Bionic brain chips could overcome paralysis

A MONKEY sits on a bench, wires running from its head and wrist into a small box of electronics. At first the wrist lies limp, but within 10 minutes the monkey begins to flex its muscles and move its hand from side to side. The movements are clumsy, but they are enough to justify a rewarding slug of juice. After all, it shouldn't be able to move its wrist at all.

A nerve connection in the monkey's upper arm had previously been blocked with an anaesthetic that prevented signals travelling from its brain to its wrist, leaving the muscles temporarily paralysed. The monkey was only able to move its arm because the wires and the black box bypassed the broken link.

The monkey was in Eberhard Fetz's lab at the University of Washington in Seattle. The experiment, performed last year, was the first demonstration of a new treatment that might one day cure paralysis, which is typically caused by a broken connection in the spinal cord. Though much work has focused on using stem cells to regrow damaged nerve fibres, some researchers believe that an electronic bypass like this is equally viable.

The idea is to implant electronic chips in the relevant regions of the brain to record neural activity. Then a decoder deciphers the neural chatter, often from thousands of neurons, to figure out what the brain wants the body to do. These messages must then be relayed - ideally wirelessly - to electrodes that deliver a pulse of electricity to stimulate the muscles into action. Such "brain chips" are already restoring hearing to the deaf and vision to the blind, and helping to stave off epileptic fits, so the idea isn't as far-fetched as it might sound (see "Bionic medicine").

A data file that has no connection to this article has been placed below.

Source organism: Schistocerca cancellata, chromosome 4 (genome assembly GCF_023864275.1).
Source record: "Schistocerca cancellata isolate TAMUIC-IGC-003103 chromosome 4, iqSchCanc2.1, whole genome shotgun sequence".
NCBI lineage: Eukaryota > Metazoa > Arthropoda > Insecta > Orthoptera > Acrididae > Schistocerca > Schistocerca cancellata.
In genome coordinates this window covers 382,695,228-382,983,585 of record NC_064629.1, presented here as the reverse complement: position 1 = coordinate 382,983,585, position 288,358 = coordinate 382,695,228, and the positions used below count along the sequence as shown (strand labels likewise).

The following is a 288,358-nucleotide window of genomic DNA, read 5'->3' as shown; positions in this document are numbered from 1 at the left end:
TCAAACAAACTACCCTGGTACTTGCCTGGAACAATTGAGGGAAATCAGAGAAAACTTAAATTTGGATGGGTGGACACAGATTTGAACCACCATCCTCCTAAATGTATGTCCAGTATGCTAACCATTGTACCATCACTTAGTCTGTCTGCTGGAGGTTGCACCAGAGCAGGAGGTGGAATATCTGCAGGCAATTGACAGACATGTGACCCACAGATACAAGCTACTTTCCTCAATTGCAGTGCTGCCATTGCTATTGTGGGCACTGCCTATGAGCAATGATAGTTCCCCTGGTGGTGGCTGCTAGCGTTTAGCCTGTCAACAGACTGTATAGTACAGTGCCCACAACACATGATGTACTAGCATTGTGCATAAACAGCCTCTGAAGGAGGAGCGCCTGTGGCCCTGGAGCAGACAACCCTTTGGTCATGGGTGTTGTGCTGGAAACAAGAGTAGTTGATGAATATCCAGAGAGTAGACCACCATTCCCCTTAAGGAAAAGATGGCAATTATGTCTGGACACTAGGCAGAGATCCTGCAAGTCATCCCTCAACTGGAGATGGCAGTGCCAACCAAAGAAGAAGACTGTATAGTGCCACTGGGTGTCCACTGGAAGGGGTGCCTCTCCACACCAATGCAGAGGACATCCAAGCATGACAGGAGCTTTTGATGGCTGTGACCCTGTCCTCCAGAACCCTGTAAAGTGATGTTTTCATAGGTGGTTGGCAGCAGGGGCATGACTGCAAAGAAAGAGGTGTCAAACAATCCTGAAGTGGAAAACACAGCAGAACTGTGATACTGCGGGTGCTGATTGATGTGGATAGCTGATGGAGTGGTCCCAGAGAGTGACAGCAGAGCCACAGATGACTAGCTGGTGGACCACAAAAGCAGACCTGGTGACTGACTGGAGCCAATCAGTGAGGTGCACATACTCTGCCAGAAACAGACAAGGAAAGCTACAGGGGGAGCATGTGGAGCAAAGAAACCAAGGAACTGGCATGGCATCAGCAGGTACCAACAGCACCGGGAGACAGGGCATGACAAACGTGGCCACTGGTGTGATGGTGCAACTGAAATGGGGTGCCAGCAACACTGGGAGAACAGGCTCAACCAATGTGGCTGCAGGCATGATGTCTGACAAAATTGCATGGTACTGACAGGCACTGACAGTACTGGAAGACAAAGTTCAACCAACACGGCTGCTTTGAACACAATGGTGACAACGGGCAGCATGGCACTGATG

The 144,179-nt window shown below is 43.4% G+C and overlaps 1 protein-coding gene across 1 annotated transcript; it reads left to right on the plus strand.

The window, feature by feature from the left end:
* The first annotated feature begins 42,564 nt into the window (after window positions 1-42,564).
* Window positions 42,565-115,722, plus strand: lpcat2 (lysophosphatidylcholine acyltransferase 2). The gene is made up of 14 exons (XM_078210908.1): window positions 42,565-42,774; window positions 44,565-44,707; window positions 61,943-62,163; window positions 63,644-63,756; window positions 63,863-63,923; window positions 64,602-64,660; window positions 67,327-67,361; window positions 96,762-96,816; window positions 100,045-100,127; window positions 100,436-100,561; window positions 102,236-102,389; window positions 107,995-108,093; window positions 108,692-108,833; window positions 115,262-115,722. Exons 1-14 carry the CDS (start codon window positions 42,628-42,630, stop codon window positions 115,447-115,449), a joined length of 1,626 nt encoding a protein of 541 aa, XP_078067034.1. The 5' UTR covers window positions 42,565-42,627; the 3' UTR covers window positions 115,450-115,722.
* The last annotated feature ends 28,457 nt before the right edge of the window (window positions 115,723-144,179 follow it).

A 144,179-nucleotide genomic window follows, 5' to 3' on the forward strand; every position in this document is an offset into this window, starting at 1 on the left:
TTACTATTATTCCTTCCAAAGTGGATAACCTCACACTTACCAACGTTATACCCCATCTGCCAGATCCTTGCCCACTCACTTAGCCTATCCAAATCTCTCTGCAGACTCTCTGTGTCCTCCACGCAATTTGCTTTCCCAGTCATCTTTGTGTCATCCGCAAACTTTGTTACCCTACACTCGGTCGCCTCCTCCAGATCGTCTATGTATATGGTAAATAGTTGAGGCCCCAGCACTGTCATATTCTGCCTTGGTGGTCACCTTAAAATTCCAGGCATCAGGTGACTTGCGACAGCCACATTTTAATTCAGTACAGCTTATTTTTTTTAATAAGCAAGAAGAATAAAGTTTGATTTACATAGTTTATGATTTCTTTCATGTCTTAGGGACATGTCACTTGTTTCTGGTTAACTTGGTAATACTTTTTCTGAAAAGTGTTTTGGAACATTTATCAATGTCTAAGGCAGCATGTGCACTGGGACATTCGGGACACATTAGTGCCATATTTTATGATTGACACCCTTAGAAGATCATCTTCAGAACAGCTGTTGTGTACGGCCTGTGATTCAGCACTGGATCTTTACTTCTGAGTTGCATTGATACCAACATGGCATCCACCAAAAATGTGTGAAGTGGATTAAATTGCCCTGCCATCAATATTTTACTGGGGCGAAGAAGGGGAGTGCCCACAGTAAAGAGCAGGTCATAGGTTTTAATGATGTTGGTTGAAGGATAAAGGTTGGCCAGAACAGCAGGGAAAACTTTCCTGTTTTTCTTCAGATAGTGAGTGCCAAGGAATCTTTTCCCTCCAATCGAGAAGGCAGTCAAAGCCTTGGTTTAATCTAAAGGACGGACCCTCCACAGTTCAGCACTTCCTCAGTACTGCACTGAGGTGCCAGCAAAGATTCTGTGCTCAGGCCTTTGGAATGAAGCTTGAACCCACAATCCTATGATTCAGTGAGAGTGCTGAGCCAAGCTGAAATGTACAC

Every step of progress in tackling paralysis has been hard won. One of the early demonstrations that it may be possible emerged in 2003, when Josť Carmena, then at Duke University in Durham, North Carolina, successfully created an interface between brain and machine that allowed his lab monkeys to play a computer game using only their minds.

To gain a juice reward, the monkeys had to move a cursor - initially with a joystick - to hit a target on the computer screen. Beforehand, Carmena and his colleagues had implanted several chips throughout the parietal and frontal lobes of the monkeys' brains - regions known to plan and control movement. Each chip held up to 64 electrodes, which recorded the firing of the surrounding neurons as the monkeys manipulated the joystick.

Once the system had successfully decoded the chatter from the monkeys' neurons, the program stopped responding to the joystick's movement altogether and relied solely on the monkeys' thoughts to control the cursor. Eventually even the animals worked this out and stopped holding the joysticks as they completed the task (PLoS Biology, vol 1, p 42).

Manipulating a cursor on a computer screen is one thing, but whether such brain chips could translate the more complicated tasks of daily life remained an open question until 2004, when John Donoghue and colleagues from Cyberkinetics in Providence, Rhode Island, implanted a 100-electrode chip in the brain of a 25-year-old man known as MN, who had been left paralysed from the neck down by a knife wound.

Over the subsequent nine months, MN successfully used this BrainGate chip to open emails, operate a television and even control a robotic arm (Nature, vol 442, p 164). It was a promising step, but the technology was far from perfect. "Although BrainGate1 worked well in many ways, at times the control was not satisfactory," says Donoghue. And by the end of the trial, fluids from the brain had degraded the chip. The team are now solving these problems, and earlier this year announced the start of a clinical trial for an improved version of the chip.

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